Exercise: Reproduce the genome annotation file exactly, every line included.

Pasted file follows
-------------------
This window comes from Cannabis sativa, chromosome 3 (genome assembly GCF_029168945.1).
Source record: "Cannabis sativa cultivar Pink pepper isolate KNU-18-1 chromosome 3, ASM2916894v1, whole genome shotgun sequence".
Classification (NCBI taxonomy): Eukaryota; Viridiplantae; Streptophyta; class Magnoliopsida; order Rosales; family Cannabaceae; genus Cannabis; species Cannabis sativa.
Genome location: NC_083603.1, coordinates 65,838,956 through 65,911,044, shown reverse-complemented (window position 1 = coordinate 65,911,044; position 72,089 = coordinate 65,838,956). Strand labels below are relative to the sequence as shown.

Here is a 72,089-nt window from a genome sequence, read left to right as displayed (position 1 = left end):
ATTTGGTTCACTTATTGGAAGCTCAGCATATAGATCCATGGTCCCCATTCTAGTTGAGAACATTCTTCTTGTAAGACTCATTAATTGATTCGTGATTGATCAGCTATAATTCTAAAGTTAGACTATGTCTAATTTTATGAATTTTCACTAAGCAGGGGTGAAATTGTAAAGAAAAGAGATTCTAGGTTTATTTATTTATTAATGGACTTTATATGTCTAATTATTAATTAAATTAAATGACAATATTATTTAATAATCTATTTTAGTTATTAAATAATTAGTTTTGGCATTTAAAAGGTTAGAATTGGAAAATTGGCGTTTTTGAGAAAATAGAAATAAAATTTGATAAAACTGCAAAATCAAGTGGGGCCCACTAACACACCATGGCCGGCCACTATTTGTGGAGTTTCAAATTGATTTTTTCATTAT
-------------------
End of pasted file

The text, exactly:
This window comes from Cannabis sativa, chromosome 3 (genome assembly GCF_029168945.1).
Source record: "Cannabis sativa cultivar Pink pepper isolate KNU-18-1 chromosome 3, ASM2916894v1, whole genome shotgun sequence".
Classification (NCBI taxonomy): Eukaryota; Viridiplantae; Streptophyta; class Magnoliopsida; order Rosales; family Cannabaceae; genus Cannabis; species Cannabis sativa.
Genome location: NC_083603.1, coordinates 65,838,956 through 65,911,044, shown reverse-complemented (window position 1 = coordinate 65,911,044; position 72,089 = coordinate 65,838,956). Strand labels below are relative to the sequence as shown.

Here is a 72,089-nt window from a genome sequence, read left to right as displayed (position 1 = left end):
ATTTGGTTCACTTATTGGAAGCTCAGCATATAGATCCATGGTCCCCATTCTAGTTGAGAACATTCTTCTTGTAAGACTCATTAATTGATTCGTGATTGATCAGCTATAATTCTAAAGTTAGACTATGTCTAATTTTATGAATTTTCACTAAGCAGGGGTGAAATTGTAAAGAAAAGAGATTCTAGGTTTATTTATTTATTAATGGACTTTATATGTCTAATTATTAATTAAATTAAATGACAATATTATTTAATAATCTATTTTAGTTATTAAATAATTAGTTTTGGCATTTAAAAGGTTAGAATTGGAAAATTGGCGTTTTTGAGAAAATAGAAATAAAATTTGATAAAACTGCAAAATCAAGTGGGGCCCACTAACACACCATGGCCGGCCACTATTTGTGGAGTTTCAAATTGATTTTTTCATTAT